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jonathanm

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jonathanm last won the day on November 18

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  1. Edit the first post in the thread and change the title.
  2. Mover only acts on shares where it is enabled. If the share is cache : no or cache : only, mover won't act on that share.
  3. Make sure to use the USB 2.0 ports for your Unraid flash drive.
  4. Have you read and followed the application setup guide on the github or docker hub link in the first post of this thread?
  5. Open the backup and extract the key file out of the config folder, and copy it to the config folder on the new flash. I don't know why that didn't happen automatically, hopefully the rest of your config made the transfer ok. You may need to copy the entire config folder from your latest good backup.
  6. The permissions on appdata are specific to the container in question, if you mess with the permissions you stand a risk of breaking the container. The quickest way to deal with this sort of thing is use the file editor built into mc (midnight commander). SSH into the server and type mc, navigate to the file in question, and hit the F(unction)4 key to edit the file. BTW, your signature appears to be seriously outdated, and it's rather large. You can edit that in your forum profile.
  7. What specific USB sticks are dying? I've had multiple servers running for many years, and only had 2 outright failures. I'd guess 6 years is about an average life span, I've had one stick that lasted 8. Watching trends here on the forums, it seems smaller capacity with larger physical size are the longest lived drives, and high capacity super tiny USB 3.0 drives are the most problematic.
  8. jonathanm

    UPS Issues

    +1 I personally had a UPS fry some attached equipment (luckily just a test load) when I yanked the plug. Never again. The issue is if there is another path to ground somewhere, like through a network cable, it can suddenly be energized at full voltage when the UPS reference to ground is lost. I recommend setting up a test rig specifically to deal with UPS troubleshooting. You need... 2 Surge protectors with switches. Dummy load roughly equivalent to the peak draw of your protected equipment. That can be incandescent lamps, small heater, hair dryer, or something similar. Plug both surge protectors into the wall. Plug your server and all other loads to be protected into one of them that you keep turned on, and the UPS into the other. Plug your dummy load into the UPS. Boot up the server, and start all normal services. Turn off the switch on the surge protector feeding the UPS. Observe the behaviour of the server. Hopefully it shuts down properly well before your dummy load drains the UPS more than 50%. It would be helpful if you had a kill-a-watt or similar meter to measure the actual draw of your equipment and dummy load. Keep in mind that your network infrastructure also needs power during an outage so your notifications work properly.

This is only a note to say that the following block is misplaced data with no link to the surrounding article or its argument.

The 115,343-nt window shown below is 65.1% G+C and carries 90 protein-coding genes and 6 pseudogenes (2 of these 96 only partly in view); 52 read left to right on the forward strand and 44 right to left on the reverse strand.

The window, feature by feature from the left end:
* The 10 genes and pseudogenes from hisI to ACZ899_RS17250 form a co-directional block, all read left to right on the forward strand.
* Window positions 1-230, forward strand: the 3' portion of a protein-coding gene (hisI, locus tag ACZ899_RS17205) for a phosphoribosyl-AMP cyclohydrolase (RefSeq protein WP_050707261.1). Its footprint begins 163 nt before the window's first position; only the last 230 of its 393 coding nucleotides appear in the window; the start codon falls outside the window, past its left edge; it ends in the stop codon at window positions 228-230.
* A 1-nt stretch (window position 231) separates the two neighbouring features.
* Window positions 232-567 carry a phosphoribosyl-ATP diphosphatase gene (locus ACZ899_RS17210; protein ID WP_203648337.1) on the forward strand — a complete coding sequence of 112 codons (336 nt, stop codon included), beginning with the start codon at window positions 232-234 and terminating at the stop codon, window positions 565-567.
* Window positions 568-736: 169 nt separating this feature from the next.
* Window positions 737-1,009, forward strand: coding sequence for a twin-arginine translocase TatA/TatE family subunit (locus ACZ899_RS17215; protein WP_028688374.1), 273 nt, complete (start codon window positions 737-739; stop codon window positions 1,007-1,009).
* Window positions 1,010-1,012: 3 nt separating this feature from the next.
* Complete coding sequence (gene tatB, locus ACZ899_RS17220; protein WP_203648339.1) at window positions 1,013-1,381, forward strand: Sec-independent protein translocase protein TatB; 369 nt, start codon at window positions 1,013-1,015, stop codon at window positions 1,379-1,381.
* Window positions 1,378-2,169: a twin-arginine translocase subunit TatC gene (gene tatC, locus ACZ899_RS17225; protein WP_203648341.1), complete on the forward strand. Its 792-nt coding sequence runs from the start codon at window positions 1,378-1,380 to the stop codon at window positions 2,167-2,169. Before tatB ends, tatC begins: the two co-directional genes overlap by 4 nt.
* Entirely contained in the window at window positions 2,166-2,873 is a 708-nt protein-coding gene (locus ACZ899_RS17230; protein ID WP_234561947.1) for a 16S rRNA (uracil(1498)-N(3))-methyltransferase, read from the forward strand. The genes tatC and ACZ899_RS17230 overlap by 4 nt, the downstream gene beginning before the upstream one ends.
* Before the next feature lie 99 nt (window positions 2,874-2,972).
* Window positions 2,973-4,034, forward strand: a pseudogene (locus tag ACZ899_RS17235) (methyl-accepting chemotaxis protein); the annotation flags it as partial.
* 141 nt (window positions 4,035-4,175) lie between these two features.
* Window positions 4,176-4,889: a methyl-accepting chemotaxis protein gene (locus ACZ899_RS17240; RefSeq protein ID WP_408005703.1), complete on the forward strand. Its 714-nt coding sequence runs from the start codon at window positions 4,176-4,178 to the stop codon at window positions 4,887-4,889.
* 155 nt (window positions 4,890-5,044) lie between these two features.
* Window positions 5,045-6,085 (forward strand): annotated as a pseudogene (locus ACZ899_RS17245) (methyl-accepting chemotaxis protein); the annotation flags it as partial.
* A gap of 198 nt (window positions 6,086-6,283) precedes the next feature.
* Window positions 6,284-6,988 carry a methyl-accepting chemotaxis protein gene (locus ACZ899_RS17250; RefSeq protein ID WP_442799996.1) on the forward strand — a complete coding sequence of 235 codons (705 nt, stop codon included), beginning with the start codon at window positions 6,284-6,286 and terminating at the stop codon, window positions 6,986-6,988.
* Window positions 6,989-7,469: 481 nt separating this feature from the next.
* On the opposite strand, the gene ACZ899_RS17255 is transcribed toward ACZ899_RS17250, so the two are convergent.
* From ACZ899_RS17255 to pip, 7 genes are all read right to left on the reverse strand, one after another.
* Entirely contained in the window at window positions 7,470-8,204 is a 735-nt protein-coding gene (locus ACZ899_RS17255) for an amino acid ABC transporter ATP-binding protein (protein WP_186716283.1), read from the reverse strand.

9. Screen shot of the Main GUI tab wouldn't hurt either.
  10. Sounds good. Your license key is valid for current and future releases, and if your current flash drive isn't healthy you can migrate the license to a new flash drive as long as you keep up with the license file. Backup your current flash drive, erase it and set it up with the current release with your new drives. When you have your system running well and trust it, use the Unassigned Devices plugin to mount the old drives and copy the content to the array.
  11. No. Parity is less important than data disks, not more. Parity in a multiple disk array set by itself is useless, it needs all the other data disks to reconstruct a failed disk. Consider an array with 1 parity and 4 data disks. If 1 disk fails, it can be rebuilt. If 2 disks fail together, neither can be rebuilt. If you have 2 data disk fail, you lose all the data on both disks. If one of the failures is parity, then you only lose data on 1 disk. In a multiple disk failure, I'd much rather one of the failures be parity.
  12. Yes. No. Depends. Preclear is probably one of the most thorough methods to test a new drive for defects, but it's hardly the only method. Any testing method that verifies the entire drive capacity is error free is fine. The manufacturer typically has tools that will test the drive, even just a long smart test will give some indication if the drive is not healthy.
  13. Early Ryzen's need C-states disabled or power modified in BIOS.
  14. You can hide the share for everyone, and only those with valid credentials will be allowed access. Like itimpi said, I don't think there is a way to hide the share for some but not all.
  15. I tried it, but it hung within an hour or so. I typically have at least 2 different machines with browsers open to the GUI, but tried it with one. It appears to me that it was a coincidence for the OP.